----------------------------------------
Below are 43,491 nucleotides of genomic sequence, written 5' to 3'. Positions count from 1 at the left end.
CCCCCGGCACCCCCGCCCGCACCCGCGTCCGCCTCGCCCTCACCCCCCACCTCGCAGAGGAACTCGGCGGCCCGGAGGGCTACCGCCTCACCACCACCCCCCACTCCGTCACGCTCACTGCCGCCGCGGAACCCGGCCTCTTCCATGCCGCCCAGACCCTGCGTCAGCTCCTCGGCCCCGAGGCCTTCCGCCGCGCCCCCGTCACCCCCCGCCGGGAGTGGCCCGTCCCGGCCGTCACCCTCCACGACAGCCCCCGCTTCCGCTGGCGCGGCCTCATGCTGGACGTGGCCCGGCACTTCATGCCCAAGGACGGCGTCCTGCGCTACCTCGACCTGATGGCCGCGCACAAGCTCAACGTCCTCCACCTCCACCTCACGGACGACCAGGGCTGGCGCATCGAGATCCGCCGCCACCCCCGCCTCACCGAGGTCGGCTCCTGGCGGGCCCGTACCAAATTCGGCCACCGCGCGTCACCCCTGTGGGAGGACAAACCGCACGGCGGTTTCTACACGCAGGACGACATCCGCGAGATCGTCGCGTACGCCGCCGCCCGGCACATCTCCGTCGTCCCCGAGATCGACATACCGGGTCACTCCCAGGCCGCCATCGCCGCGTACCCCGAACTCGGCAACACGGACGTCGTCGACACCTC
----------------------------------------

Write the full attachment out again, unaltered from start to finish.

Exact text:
Below are 43,491 nucleotides of genomic sequence, written 5' to 3'. Positions count from 1 at the left end.
CCCCCGGCACCCCCGCCCGCACCCGCGTCCGCCTCGCCCTCACCCCCCACCTCGCAGAGGAACTCGGCGGCCCGGAGGGCTACCGCCTCACCACCACCCCCCACTCCGTCACGCTCACTGCCGCCGCGGAACCCGGCCTCTTCCATGCCGCCCAGACCCTGCGTCAGCTCCTCGGCCCCGAGGCCTTCCGCCGCGCCCCCGTCACCCCCCGCCGGGAGTGGCCCGTCCCGGCCGTCACCCTCCACGACAGCCCCCGCTTCCGCTGGCGCGGCCTCATGCTGGACGTGGCCCGGCACTTCATGCCCAAGGACGGCGTCCTGCGCTACCTCGACCTGATGGCCGCGCACAAGCTCAACGTCCTCCACCTCCACCTCACGGACGACCAGGGCTGGCGCATCGAGATCCGCCGCCACCCCCGCCTCACCGAGGTCGGCTCCTGGCGGGCCCGTACCAAATTCGGCCACCGCGCGTCACCCCTGTGGGAGGACAAACCGCACGGCGGTTTCTACACGCAGGACGACATCCGCGAGATCGTCGCGTACGCCGCCGCCCGGCACATCTCCGTCGTCCCCGAGATCGACATACCGGGTCACTCCCAGGCCGCCATCGCCGCGTACCCCGAACTCGGCAACACGGACGTCGTCGACACCTC